Description

This is a division of application Ser. No. 08/576,909, filed Dec. 22, 1995 now U.S. Pat. No. 5,575,957.

BACKGROUND OF THE INVENTION

1. Field of the Invention

The present invention relates to acicular electroconductive fine particles of tin oxide, a process for producing the same, and a method for using the same, more particularly to an acicular electroconductive fine particles of tin oxide capable of providing excellent, highly functional articles with an increased range of applications and increased values added.

2. Description of Related Art

Various materials have been proposed as an electroconductivity-imparting agent or antistatic agent for plastics, rubbers, fibers, etc., or as an electroconductivity-imparting agent for a support of recording materials such as electrophotographic copying papers, static recording papers, etc. For example, there are known acicular or fibrous electroconductive tin oxide particles (e.g., see JP-A-56-120519, JP-A-62-158199 and JP-A-5-117906), antimony-containing tin oxide spherical particles (e.g., see JP-A-4-77317), electroconductive stannic oxide fibers (e.g., see JP-A-61-17421), electroconductive particles comprising titanium dioxide powder the surface of which is coated with an electroconductive layer comprising tin oxide or tin oxide and antimony oxide (e.g., see JP-A-56-41603), fibrous potassium titanate the surface of which is coated with stannic oxide (e.g., see JP-B-61-26933), etc.

Since the above-mentioned tin oxide particles, titanium dioxide particles or potassium titanate electroconductive particles have a so-called electronic conduction type electroconductive function, they have a higher stability of electroconductivity against humidity and temperature as compared with ionic conduction type materials such as polyelectrolytes and they have recently been noticed to be utilized as a functional materials such as an electroconductivity imparting agents for rendering materials and articles antistatic in various fields, such as paints, inks, plastics and fibers, and, furthermore, as reinforcing fillers. Their application has been rapidly attempted.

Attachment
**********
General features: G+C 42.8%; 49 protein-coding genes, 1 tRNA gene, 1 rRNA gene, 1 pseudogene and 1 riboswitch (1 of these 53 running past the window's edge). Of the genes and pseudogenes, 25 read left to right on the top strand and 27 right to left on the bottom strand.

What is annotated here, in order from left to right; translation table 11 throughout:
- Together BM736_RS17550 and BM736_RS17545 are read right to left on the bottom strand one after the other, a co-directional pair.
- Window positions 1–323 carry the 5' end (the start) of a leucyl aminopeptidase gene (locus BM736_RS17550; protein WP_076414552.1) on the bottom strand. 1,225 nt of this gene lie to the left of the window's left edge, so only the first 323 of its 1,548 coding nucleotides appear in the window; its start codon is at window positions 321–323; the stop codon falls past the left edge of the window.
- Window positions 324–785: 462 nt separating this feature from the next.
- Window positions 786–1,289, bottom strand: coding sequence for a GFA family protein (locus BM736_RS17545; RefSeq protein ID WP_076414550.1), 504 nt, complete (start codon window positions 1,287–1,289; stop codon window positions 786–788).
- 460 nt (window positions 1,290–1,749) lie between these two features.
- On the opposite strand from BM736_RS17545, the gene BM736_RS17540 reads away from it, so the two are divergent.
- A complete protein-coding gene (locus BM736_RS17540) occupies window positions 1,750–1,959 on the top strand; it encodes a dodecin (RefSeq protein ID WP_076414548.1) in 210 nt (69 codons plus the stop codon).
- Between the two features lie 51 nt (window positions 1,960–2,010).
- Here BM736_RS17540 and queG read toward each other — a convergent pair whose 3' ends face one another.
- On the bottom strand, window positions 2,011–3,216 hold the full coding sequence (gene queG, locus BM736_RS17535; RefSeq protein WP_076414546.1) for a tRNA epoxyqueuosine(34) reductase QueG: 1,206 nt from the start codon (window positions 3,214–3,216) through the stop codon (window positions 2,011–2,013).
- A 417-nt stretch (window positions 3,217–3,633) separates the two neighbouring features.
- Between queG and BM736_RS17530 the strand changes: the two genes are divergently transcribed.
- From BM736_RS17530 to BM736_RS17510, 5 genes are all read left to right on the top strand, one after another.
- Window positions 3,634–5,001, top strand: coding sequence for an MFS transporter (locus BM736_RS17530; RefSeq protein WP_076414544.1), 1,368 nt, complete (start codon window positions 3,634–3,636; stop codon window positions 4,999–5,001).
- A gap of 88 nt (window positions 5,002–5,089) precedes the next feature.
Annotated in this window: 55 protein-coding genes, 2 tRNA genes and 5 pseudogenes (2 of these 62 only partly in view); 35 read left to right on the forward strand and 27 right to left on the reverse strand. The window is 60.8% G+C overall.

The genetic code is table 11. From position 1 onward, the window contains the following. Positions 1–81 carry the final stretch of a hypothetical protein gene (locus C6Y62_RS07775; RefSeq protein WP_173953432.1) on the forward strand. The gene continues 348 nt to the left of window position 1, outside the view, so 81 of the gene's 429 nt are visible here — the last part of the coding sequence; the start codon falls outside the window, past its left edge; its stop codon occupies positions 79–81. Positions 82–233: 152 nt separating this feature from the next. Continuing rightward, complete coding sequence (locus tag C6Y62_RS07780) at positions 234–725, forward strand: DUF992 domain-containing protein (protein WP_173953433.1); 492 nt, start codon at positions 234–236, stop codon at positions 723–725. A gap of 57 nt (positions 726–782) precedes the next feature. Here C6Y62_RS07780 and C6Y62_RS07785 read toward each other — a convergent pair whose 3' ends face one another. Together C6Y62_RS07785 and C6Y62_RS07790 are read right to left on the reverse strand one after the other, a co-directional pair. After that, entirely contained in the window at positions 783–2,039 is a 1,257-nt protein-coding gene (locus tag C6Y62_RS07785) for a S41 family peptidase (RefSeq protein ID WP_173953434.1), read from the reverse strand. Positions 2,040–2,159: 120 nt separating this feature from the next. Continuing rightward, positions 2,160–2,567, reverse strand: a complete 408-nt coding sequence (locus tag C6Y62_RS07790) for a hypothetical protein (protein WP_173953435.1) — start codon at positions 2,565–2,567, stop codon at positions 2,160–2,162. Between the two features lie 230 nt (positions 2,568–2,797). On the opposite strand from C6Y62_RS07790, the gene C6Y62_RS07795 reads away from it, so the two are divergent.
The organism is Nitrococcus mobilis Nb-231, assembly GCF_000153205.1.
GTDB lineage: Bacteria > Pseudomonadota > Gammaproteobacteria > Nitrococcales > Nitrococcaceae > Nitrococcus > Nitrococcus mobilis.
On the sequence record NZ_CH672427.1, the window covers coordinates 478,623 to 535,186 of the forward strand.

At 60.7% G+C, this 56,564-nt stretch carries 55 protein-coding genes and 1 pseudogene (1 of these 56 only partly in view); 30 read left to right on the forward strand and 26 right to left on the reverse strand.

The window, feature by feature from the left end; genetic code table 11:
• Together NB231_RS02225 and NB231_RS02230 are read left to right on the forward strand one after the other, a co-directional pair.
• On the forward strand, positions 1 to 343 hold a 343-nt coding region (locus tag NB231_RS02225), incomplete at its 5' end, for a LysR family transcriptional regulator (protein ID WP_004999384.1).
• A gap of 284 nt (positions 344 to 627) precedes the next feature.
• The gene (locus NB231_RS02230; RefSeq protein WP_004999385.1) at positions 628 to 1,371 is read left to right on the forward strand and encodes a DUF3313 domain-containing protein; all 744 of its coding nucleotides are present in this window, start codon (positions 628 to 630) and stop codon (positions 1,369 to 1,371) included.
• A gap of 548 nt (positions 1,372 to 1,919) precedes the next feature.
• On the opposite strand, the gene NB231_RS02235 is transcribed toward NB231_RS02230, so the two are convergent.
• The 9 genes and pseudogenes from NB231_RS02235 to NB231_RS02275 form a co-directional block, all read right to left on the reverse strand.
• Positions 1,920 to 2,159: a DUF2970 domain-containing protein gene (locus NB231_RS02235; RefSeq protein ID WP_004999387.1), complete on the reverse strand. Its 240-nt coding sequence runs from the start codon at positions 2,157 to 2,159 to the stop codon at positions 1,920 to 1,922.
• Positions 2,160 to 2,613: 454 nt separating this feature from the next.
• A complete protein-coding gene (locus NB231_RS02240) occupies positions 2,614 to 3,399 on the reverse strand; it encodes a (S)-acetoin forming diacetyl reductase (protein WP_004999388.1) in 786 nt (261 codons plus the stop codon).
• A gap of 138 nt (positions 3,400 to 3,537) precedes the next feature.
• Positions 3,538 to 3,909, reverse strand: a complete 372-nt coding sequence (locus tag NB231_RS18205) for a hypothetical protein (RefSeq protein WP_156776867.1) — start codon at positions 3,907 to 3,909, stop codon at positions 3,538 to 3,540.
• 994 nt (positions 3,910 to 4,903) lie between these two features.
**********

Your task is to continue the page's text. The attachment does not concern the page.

The electroconductivity-imparting agent is incorporated in rubbers, plastics, papers, etc. or dispersed in a solution containing a binder to prepare a coating solution, followed by coating this solution on various films, sheets, supports, vessels, etc. In order to obtain superior electroconductivity, the content of the particles must be increased so that at least adjacent particles intimately contact with each other. Therefore, it is difficult to produce electroconductive materials or electroconductive layers requiring transparency by using such particles.

Furthermore, if an acicular or fibrous electroconductivity-imparting agent is used, electroconductive paths can effectively be formed even with a small amount of the electroconductivity-imparting agent per unit area or volume. However, when, for example, carbon fibers, metal wools, metal whiskers, etc. are used, since these are all colored, they are not suitable for the use requiring transparency or requiring whiteness such as paper.